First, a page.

3

I am using the YL-69 with a MCP3008 and a Raspberry Pi 3:

enter image description here

I am using the sensor for soil moisture measurement (plant monitoring). This is the code which gets analogue sensor values:

os.system('modprobe w1-gpio')
os.system('modprobe w1-therm')

spi = spidev.SpiDev()
spi.open(0,0)

def getAdc (channel):
    if ((channel>7)or(channel<0)):
        return -1

    r = spi.xfer([1, (8+channel) << 4,0])

    adcOut = ((r[1]&3) << 8) + r[2]
    percent = int(round(adcOut/10.24))
    return percent

moist_value = getAdc(0)

The code is not mine I took it from here. The script is run every 30 minutes via a Cronjob.

I have been watering the plant for about three weeks. Then I suddenly got values like this although I have not been watering for days:

enter image description here

After further inspection I saw that one of the LEDs on the YL-69 PCB was off. Also one of the pins on the sensor itsef fell off. It looks a lot like corrosion.

I did some research and fond that:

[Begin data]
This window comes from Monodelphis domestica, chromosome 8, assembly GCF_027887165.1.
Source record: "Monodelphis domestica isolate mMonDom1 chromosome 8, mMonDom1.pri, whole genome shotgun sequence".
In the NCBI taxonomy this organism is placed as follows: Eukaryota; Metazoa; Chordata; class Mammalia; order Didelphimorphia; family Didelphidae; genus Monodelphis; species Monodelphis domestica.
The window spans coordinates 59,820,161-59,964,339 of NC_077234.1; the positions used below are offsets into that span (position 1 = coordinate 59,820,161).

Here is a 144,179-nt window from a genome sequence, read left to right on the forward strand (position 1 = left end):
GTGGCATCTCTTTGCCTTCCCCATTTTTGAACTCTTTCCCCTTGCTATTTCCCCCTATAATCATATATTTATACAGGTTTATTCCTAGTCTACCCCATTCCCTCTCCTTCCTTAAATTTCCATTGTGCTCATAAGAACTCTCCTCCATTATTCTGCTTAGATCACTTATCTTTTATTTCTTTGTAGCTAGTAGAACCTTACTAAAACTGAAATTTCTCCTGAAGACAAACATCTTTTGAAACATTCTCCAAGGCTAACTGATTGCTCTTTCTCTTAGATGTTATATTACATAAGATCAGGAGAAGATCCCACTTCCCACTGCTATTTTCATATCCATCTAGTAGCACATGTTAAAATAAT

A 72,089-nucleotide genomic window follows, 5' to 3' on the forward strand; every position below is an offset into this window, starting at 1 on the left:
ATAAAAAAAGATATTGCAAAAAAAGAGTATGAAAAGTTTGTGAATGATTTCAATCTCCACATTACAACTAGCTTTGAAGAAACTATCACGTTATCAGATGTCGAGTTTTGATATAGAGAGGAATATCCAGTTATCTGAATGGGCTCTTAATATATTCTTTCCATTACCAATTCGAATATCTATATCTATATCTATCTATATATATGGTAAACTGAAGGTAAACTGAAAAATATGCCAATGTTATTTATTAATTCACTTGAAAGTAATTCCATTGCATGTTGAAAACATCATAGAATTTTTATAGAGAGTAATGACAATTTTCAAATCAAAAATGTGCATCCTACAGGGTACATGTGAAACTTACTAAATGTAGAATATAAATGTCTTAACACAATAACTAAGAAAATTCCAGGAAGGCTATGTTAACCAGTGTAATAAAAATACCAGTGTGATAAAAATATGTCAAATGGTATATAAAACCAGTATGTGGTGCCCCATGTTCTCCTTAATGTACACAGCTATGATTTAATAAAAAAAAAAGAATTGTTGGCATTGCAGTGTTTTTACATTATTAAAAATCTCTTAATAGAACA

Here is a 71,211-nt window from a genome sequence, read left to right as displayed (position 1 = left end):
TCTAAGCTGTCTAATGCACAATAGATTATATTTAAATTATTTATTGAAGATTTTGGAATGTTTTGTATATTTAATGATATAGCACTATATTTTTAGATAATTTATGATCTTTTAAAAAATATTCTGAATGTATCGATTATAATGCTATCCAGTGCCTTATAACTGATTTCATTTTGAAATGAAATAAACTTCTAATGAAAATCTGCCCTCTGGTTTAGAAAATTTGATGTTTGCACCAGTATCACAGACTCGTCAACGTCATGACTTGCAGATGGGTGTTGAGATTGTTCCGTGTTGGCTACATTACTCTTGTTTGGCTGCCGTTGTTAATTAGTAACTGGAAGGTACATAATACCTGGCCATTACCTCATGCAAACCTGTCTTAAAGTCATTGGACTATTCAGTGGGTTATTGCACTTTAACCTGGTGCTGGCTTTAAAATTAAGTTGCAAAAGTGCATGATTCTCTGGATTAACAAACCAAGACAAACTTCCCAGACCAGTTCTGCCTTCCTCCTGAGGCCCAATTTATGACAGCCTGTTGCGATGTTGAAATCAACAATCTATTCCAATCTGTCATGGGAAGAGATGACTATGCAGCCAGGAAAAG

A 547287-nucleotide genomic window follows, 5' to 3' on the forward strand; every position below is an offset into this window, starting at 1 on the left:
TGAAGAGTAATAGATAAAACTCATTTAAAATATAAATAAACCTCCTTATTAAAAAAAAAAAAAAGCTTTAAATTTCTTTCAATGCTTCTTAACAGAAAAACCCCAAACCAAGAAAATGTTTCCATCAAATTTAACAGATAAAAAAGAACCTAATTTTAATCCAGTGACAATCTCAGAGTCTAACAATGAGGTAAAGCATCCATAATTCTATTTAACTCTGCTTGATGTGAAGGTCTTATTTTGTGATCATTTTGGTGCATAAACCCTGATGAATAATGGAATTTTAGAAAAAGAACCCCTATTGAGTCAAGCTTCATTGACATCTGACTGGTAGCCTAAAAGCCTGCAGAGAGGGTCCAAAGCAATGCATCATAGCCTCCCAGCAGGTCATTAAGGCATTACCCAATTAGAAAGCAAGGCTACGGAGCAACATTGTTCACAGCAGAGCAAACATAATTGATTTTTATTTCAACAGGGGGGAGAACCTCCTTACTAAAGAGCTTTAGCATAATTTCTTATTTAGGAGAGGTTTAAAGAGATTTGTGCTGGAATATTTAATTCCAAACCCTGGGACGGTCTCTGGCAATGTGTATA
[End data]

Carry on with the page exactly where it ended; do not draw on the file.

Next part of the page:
Continuously powering the sensor module will corrode the moisture sensor overtime. Therefore control the power to the moisture sensor using a GPIO pin of ESP8266

So I wonder can I turn the power on and off without using a ESP8266. I dont see any code for setting GPIO pins to high or low, so I suppose that they are set to high on default and I can change them back to low. Would that power off the YL-69?

2

As the chips may draw up to 40mA, we won't be able to power them directly with GPIO.

In this case you may use a transistor as a switch. Using this method will allow you to power the circuit with classic 5V/GND pins, controlled via a GPIO, adding only few common components to your circuit.

If the provided tutorial isn't enough, you will be able to find more help about the circuit on Electrical Engineering SE

Note that corrosion will happen because of current, but also because of moist. Don't forget to protect your connections and pins, at least with glue, or with specific electronic gel.

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